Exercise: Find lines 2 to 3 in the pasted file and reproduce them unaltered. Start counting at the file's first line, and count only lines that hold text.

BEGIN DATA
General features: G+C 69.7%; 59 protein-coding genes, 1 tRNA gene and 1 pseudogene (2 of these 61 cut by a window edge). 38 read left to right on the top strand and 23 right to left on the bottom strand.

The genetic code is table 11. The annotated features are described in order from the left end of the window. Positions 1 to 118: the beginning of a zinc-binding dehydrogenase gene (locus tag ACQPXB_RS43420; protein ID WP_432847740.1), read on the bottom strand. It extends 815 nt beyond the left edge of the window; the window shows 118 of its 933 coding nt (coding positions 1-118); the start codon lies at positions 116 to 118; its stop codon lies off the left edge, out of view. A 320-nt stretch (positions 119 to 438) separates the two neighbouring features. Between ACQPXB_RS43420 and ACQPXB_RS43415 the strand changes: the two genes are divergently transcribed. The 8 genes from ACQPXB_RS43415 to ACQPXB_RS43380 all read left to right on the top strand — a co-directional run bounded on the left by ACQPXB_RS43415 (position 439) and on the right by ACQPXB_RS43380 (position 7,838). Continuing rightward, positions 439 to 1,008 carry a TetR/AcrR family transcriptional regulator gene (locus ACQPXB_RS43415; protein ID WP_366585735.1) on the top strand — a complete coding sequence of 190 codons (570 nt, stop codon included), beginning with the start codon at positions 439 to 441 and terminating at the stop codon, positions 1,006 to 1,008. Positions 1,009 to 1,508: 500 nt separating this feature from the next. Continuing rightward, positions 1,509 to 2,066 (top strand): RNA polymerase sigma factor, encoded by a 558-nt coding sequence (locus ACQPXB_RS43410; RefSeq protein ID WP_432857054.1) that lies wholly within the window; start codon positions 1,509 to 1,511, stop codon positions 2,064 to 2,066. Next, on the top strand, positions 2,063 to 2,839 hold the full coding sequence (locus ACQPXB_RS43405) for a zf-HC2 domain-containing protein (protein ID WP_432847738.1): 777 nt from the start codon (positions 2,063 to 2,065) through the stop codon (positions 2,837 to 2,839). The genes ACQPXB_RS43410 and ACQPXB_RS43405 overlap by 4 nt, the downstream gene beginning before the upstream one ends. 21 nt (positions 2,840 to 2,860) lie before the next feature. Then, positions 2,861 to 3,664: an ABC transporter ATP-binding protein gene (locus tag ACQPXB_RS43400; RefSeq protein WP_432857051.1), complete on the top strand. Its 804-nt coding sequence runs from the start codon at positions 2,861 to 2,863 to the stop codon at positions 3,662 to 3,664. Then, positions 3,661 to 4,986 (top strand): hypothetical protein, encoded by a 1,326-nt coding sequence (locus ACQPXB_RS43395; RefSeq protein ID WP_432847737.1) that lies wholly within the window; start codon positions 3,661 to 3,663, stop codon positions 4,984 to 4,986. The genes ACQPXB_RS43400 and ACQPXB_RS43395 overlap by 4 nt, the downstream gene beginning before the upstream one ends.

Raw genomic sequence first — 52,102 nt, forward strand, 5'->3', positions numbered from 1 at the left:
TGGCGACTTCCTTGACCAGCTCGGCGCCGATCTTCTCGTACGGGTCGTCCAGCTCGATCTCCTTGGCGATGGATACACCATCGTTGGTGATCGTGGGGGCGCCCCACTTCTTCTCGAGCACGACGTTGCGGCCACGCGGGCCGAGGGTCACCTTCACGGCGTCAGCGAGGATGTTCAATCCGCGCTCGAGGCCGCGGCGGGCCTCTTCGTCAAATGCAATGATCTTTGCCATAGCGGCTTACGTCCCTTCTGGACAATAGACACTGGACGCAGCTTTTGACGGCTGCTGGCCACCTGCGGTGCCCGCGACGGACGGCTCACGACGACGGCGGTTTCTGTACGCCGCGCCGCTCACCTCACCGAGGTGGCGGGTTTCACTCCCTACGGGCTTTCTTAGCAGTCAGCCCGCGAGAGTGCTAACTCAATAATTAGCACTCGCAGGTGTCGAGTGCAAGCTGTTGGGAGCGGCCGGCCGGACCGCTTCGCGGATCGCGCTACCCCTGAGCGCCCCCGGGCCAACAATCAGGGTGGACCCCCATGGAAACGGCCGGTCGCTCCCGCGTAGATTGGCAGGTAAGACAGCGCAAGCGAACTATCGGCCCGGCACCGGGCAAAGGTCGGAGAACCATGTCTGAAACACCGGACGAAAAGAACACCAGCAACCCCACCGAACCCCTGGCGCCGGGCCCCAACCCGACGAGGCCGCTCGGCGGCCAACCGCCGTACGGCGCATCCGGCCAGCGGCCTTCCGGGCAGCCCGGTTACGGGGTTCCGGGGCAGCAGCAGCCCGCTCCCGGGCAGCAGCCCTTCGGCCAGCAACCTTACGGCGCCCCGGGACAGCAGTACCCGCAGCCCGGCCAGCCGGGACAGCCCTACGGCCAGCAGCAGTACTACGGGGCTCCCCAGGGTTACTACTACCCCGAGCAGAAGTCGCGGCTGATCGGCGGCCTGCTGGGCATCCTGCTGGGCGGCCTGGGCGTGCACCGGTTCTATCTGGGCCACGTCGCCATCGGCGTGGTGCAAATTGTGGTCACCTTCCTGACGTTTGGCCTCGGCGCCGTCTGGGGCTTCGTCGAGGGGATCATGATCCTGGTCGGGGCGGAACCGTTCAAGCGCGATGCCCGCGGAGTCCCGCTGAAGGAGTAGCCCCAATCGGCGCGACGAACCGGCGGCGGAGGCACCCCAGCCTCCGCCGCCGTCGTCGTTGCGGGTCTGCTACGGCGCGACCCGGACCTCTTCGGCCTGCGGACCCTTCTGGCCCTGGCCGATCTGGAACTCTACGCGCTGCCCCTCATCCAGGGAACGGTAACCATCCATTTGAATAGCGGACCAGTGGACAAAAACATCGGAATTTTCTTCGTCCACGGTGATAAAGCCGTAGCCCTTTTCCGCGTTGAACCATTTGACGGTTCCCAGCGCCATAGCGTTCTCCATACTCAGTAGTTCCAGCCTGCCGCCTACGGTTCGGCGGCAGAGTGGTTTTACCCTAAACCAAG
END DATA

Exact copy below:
The genetic code is table 11. The annotated features are described in order from the left end of the window. Positions 1 to 118: the beginning of a zinc-binding dehydrogenase gene (locus tag ACQPXB_RS43420; protein ID WP_432847740.1), read on the bottom strand. It extends 815 nt beyond the left edge of the window; the window shows 118 of its 933 coding nt (coding positions 1-118); the start codon lies at positions 116 to 118; its stop codon lies off the left edge, out of view. A 320-nt stretch (positions 119 to 438) separates the two neighbouring features. Between ACQPXB_RS43420 and ACQPXB_RS43415 the strand changes: the two genes are divergently transcribed. The 8 genes from ACQPXB_RS43415 to ACQPXB_RS43380 all read left to right on the top strand — a co-directional run bounded on the left by ACQPXB_RS43415 (position 439) and on the right by ACQPXB_RS43380 (position 7,838). Continuing rightward, positions 439 to 1,008 carry a TetR/AcrR family transcriptional regulator gene (locus ACQPXB_RS43415; protein ID WP_366585735.1) on the top strand — a complete coding sequence of 190 codons (570 nt, stop codon included), beginning with the start codon at positions 439 to 441 and terminating at the stop codon, positions 1,006 to 1,008. Positions 1,009 to 1,508: 500 nt separating this feature from the next. Continuing rightward, positions 1,509 to 2,066 (top strand): RNA polymerase sigma factor, encoded by a 558-nt coding sequence (locus ACQPXB_RS43410; RefSeq protein ID WP_432857054.1) that lies wholly within the window; start codon positions 1,509 to 1,511, stop codon positions 2,064 to 2,066. Next, on the top strand, positions 2,063 to 2,839 hold the full coding sequence (locus ACQPXB_RS43405) for a zf-HC2 domain-containing protein (protein ID WP_432847738.1): 777 nt from the start codon (positions 2,063 to 2,065) through the stop codon (positions 2,837 to 2,839). The genes ACQPXB_RS43410 and ACQPXB_RS43405 overlap by 4 nt, the downstream gene beginning before the upstream one ends. 21 nt (positions 2,840 to 2,860) lie before the next feature. Then, positions 2,861 to 3,664: an ABC transporter ATP-binding protein gene (locus tag ACQPXB_RS43400; RefSeq protein WP_432857051.1), complete on the top strand. Its 804-nt coding sequence runs from the start codon at positions 2,861 to 2,863 to the stop codon at positions 3,662 to 3,664. Then, positions 3,661 to 4,986 (top strand): hypothetical protein, encoded by a 1,326-nt coding sequence (locus ACQPXB_RS43395; RefSeq protein ID WP_432847737.1) that lies wholly within the window; start codon positions 3,661 to 3,663, stop codon positions 4,984 to 4,986. The genes ACQPXB_RS43400 and ACQPXB_RS43395 overlap by 4 nt, the downstream gene beginning before the upstream one ends.

Raw genomic sequence first — 52,102 nt, forward strand, 5'->3', positions numbered from 1 at the left: